The Chess Garden, Brooks Hansen

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An utterly unique, ambitious, brilliant book I stumbled onto: think Cloud Atlas and Gulliver's Travels and Magic Mountain. The premise is a 19th century Dutch physician who goes to South Africa to work at the Bloemfontein refugee camp during the Boer War and sends letters home about a magical land called the Antipodes, which contain his experiences and insights in allegorical form.

The book jumps around in style and time, alternating between the doctor's biography (past and present) and the magical letters he writes home. It is the kind of book where you need to be willing to keep reading for a long time without immediately understanding, but there are images - too astounding for me to spoil: the water rising in the house, the queen in the garden, the tapestry stories, the house filled with darkness - which make it well worth your time.

I've been reading about the South African War (i.e., "The Boer War," 1899-1902), and in retrospect, I think I spent too much energy trying to "figure out" how the magical letters related to his experience there, but the focus is really on the Emmanuel Swedenborg-inspired mysticism the doctor comes to embrace.

I also think the biographical passages are secondary to the impact of the book - they are interesting, but take up too much space in relation to their overall importance. I'm not suggesting to skip them, because they are worth reading, but I've seen various reviewers mention getting bogged down in these sections. If you do get this bogged feeling, skim, but do not give up! Because there are haunting images waiting for you if you muscle past the drier middle parts.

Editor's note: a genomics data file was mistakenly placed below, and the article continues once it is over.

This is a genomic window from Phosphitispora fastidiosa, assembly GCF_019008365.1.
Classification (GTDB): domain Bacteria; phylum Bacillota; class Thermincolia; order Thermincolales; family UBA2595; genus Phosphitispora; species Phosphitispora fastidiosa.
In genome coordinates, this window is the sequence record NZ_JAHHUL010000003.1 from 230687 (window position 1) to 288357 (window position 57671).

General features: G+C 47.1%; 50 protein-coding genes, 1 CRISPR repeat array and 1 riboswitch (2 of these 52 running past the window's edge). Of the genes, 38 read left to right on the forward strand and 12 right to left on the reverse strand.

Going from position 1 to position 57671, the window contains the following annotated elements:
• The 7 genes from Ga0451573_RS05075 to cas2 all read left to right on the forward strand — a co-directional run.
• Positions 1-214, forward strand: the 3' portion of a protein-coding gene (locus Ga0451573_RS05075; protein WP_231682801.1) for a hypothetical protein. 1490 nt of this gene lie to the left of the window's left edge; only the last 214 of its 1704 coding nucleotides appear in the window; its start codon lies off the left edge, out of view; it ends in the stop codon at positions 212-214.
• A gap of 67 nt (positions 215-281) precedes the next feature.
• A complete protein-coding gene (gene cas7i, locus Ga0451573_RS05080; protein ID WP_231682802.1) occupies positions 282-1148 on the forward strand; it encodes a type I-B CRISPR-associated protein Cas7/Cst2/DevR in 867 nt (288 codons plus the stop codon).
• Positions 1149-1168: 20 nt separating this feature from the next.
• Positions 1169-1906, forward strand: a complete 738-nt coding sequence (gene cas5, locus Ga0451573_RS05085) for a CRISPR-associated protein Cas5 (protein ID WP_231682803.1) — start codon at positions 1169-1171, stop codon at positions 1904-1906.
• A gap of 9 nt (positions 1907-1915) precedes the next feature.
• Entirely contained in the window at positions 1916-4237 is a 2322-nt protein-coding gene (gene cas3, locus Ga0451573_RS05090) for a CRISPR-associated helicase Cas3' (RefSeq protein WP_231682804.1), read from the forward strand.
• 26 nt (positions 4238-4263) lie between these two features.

And then there are passages like this one - I said I wouldn't spoil the best of the book, and it should be read in context, but the insight here is so stunning, and so rare, and so worth communicating to as many people as possible:

"...when one looks around at the world and sees the suffering and misery, one wants to help, of course, out of compassion, but that one is also advised, in his faith, to try to take a more detached, more reflective view sometimes--a view of things as they are, and an acceptance that all creation is constantly changing, and living and dying, and that this is as it should be.... The general wisdom, I think, is that these impulses actually approach one another. Perfect compassion will eventually learn perfect detachment and acceptance; and conversely, perfect detachment will learn compassion.... For practical purposes, until one reaches that point one just has to be careful, that is all--to be aware that acceptance can lead to idleness, and also that certain types of compassion can breed selfishness, or self-importance, and therefore misunderstanding."